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Review: Putting Dr. Mario World for iOS under examination

It was only a matter of time before the good doctor Mario made his way to the iPhone, but how does the mobile version hold up against the nearly 30-year-old Nintendo classic?

I'm a big fan of Dr. Mario, which came out when I was about three years old, and was probably one of the first games I was competent enough to play unassisted. Sure, the box art scared the ever-living crap out of me, but the game itself, with it's bright colors and catchy music enchanted me. I'd spend hours on my uncle's NES, clearing viruses until I was inevitably shoo'd from the console to the great outdoors.

When I heard Dr. Mario World was coming out for iOS, I was both excited and pre-disappointed. After all, the quintessential Dr. Mario experience is played on a tactile directional pad. However, it is worth noting, that in Brain Age for the Nintendo DS, there's a touch-screen Dr. Mario that is enjoyable.

My other worry was that it was going to suffer the same way other free-to-play titles do. There's always some sort of built-in feature that attempts to separate you from your money.

As a personal note, I'd rather pay once for a game and own the rights to play it forever, or even pay a small monthly subscription fee, rather than be conned into buying individual plays or swapping actual money for in-game currency — but more on that later.

Regardless, I bit the bullet and decided to download Dr. Mario World.

It's a looker, for sure...

Dr. Mario aesthetics —  modern, but good.

Aesthetically, the game is awesome. I'm a pretty big fan of modern renditions of Mario, so the svelte young doctor and the beanbag like viruses are right up my alley. The music is also pretty nice, including a midi-esque remake of the original Dr. Mario music.

It's got that post-Super Mario 3D World era feel to it, and if you're into that, chances are you'll like the way this one looks and sounds.

...And it plays okay.

Dr. Mario World: the gameplay is alright.

The core gameplay, for better or worse, is basically the same as the Brain Age version of Dr. Mario. Instead of using a directional pad, you grab the capsules and drag them to where they need to go.

Once on screen, they do move toward the top of the level, but it doesn't have that same Tetris style urgency. A quick tap rotates them so you can align them with the viruses they need to demolish.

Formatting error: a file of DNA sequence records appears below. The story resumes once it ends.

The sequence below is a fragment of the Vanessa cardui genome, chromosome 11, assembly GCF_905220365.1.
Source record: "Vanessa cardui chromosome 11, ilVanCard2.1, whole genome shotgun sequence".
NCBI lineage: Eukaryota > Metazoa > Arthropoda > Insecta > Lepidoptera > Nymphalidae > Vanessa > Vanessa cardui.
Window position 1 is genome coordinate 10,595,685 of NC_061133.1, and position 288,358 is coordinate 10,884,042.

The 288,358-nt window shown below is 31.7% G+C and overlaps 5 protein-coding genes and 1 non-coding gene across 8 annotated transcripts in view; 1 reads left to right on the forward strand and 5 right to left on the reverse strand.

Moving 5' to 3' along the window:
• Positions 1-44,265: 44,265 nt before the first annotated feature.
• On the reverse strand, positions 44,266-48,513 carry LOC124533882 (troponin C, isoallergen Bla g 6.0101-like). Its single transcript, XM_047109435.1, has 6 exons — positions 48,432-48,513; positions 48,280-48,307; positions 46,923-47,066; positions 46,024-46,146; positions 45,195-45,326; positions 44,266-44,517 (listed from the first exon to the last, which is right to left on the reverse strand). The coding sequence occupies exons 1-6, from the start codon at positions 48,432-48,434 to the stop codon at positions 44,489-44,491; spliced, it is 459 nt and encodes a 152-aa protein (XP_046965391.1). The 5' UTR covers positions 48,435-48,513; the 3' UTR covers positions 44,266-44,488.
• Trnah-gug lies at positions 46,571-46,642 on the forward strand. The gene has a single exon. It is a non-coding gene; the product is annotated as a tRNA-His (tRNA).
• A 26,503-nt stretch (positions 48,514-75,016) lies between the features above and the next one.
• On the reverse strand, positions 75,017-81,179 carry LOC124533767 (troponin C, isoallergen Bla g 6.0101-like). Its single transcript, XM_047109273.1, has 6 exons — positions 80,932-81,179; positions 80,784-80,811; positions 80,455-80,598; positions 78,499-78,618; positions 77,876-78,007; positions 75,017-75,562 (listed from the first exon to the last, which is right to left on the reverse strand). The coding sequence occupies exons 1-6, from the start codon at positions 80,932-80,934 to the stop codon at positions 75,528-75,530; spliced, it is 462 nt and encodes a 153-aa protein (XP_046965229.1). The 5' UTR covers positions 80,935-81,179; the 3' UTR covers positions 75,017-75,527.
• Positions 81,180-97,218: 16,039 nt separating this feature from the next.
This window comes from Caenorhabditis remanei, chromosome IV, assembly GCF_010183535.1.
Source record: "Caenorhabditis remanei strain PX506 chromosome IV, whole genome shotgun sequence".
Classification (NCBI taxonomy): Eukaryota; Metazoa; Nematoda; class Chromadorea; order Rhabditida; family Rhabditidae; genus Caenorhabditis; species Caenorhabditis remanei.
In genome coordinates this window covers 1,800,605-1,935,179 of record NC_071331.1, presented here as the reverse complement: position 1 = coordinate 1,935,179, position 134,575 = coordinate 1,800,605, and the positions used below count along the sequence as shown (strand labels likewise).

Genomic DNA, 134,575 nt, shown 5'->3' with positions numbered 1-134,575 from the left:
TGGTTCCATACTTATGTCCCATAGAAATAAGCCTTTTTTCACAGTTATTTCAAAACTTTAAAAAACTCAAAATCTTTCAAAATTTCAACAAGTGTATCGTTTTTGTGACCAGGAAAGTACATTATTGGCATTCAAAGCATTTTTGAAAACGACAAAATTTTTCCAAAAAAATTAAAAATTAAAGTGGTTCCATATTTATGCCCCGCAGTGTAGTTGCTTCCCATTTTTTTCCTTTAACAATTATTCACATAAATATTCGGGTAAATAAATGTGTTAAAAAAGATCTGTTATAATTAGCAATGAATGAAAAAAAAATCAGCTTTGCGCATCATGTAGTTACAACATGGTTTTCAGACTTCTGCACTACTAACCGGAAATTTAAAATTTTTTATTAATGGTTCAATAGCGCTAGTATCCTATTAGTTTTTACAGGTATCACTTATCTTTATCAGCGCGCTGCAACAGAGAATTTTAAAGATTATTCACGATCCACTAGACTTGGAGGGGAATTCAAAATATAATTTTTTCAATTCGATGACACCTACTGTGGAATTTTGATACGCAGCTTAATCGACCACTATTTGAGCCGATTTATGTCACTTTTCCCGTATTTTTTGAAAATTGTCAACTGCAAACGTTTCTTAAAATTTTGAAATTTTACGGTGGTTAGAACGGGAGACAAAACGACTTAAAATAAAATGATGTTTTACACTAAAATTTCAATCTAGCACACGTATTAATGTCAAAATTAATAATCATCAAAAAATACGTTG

There are some differences, though. Taking a page out of other match-three's books, there are now some less-kinetic and more time-sensitive puzzles to solve. Sometimes you'll run into a puzzle that requires you to detonate a bomb, or to send a shell flying into a row of enemies.

You're also given the ability to choose between Peach, Bowser, or Mario as your main doctor. Each doctor gets a couple different power up choices. Bowser, for instance, can fill a move gauge and destroy any two random lines in a level.

Beware, it's still buggy

The dreaded disconnect error

Hands down, the most frustrating thing that I had experienced while trying to play Dr. Mario World was this near-constant disconnect that would pop up between levels. While I'm not sure why it happened, it seemed that once I was through the first several stages — an ordeal that took nearly an hour and a half due to constant disconnects — it tapered off and let me play as much as I wanted.

On the matter of in-app purchases

Everything in Dr. Mario World costs money or time

Remember how I said I'd rather pay money to own a game than be coerced into paying money to a free game? Unfortunately, Dr. Mario World is an exercise in coercion. While not as aggressive as other free-to-play games, it still has some of the inevitable pitfalls.

You can have a maximum of five lives in Dr. Mario World, and each one you lose will be regenerated over a half hour. Personally, this seems excessive, especially for a game that has some element of trial-and-error for certain puzzles. Lives can be purchased, of course, to the tune of five lives for 10 diamonds.

Diamonds are worth about $0.07 to $0.10 each — depending on how much money you're willing to invest up front — meaning that, at minimum, you're going to pay $0.70 to $1.00 just to get an extra five lives. Again, I feel as though the concept paying $0.20 per life seems too steep.

Naturally, you can also pay diamonds for other things. In speed levels, you can pay 10 diamonds (again, about $0.20) for an extra ten seconds of play. You can pay diamonds for power ups as well.

That being said, you still can play Dr. Mario World without paying. You'll have a slower go at it, but waiting a half hour for an extra life isn't the end of the world.

The takeaway

Overall, Dr. Mario World is enjoyable, though for those looking to scratch that classic Dr. Mario itch, this probably won't do it. If you're a fan of match-threes, it's a solid entry into the genre and worth picking up.